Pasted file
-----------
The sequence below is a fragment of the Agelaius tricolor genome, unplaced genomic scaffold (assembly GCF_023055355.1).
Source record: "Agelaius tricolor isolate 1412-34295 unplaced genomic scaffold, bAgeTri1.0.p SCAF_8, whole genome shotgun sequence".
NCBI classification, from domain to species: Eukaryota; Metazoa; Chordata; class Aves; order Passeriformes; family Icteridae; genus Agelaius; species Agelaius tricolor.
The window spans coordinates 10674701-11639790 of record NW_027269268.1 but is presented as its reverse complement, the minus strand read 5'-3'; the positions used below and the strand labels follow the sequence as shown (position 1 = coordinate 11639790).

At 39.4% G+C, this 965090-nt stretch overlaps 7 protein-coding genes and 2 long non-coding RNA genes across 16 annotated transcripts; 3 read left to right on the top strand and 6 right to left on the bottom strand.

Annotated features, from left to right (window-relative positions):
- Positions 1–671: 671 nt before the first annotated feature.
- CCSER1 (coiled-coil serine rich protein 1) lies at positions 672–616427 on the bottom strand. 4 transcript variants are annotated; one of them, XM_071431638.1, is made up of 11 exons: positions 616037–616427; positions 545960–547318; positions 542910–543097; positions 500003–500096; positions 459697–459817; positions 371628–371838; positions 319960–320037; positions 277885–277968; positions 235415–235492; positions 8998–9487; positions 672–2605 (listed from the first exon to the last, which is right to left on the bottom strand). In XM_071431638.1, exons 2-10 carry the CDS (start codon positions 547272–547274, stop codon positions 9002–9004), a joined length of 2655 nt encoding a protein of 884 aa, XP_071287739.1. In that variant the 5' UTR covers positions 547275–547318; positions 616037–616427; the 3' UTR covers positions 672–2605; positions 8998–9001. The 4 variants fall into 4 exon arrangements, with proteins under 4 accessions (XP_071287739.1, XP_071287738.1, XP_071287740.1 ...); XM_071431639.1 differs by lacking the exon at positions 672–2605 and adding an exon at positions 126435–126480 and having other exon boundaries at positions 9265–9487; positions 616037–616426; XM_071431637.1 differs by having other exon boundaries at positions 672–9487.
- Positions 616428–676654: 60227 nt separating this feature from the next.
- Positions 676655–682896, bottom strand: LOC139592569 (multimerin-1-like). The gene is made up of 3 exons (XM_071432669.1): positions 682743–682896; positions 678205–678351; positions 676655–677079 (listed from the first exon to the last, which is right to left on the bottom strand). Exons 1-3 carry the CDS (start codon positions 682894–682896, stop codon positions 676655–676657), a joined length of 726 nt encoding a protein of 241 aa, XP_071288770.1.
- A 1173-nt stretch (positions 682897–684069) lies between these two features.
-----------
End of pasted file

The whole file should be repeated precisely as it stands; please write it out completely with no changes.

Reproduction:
The sequence below is a fragment of the Agelaius tricolor genome, unplaced genomic scaffold (assembly GCF_023055355.1).
Source record: "Agelaius tricolor isolate 1412-34295 unplaced genomic scaffold, bAgeTri1.0.p SCAF_8, whole genome shotgun sequence".
NCBI classification, from domain to species: Eukaryota; Metazoa; Chordata; class Aves; order Passeriformes; family Icteridae; genus Agelaius; species Agelaius tricolor.
The window spans coordinates 10674701-11639790 of record NW_027269268.1 but is presented as its reverse complement, the minus strand read 5'-3'; the positions used below and the strand labels follow the sequence as shown (position 1 = coordinate 11639790).

At 39.4% G+C, this 965090-nt stretch overlaps 7 protein-coding genes and 2 long non-coding RNA genes across 16 annotated transcripts; 3 read left to right on the top strand and 6 right to left on the bottom strand.

Annotated features, from left to right (window-relative positions):
- Positions 1–671: 671 nt before the first annotated feature.
- CCSER1 (coiled-coil serine rich protein 1) lies at positions 672–616427 on the bottom strand. 4 transcript variants are annotated; one of them, XM_071431638.1, is made up of 11 exons: positions 616037–616427; positions 545960–547318; positions 542910–543097; positions 500003–500096; positions 459697–459817; positions 371628–371838; positions 319960–320037; positions 277885–277968; positions 235415–235492; positions 8998–9487; positions 672–2605 (listed from the first exon to the last, which is right to left on the bottom strand). In XM_071431638.1, exons 2-10 carry the CDS (start codon positions 547272–547274, stop codon positions 9002–9004), a joined length of 2655 nt encoding a protein of 884 aa, XP_071287739.1. In that variant the 5' UTR covers positions 547275–547318; positions 616037–616427; the 3' UTR covers positions 672–2605; positions 8998–9001. The 4 variants fall into 4 exon arrangements, with proteins under 4 accessions (XP_071287739.1, XP_071287738.1, XP_071287740.1 ...); XM_071431639.1 differs by lacking the exon at positions 672–2605 and adding an exon at positions 126435–126480 and having other exon boundaries at positions 9265–9487; positions 616037–616426; XM_071431637.1 differs by having other exon boundaries at positions 672–9487.
- Positions 616428–676654: 60227 nt separating this feature from the next.
- Positions 676655–682896, bottom strand: LOC139592569 (multimerin-1-like). The gene is made up of 3 exons (XM_071432669.1): positions 682743–682896; positions 678205–678351; positions 676655–677079 (listed from the first exon to the last, which is right to left on the bottom strand). Exons 1-3 carry the CDS (start codon positions 682894–682896, stop codon positions 676655–676657), a joined length of 726 nt encoding a protein of 241 aa, XP_071288770.1.
- A 1173-nt stretch (positions 682897–684069) lies between these two features.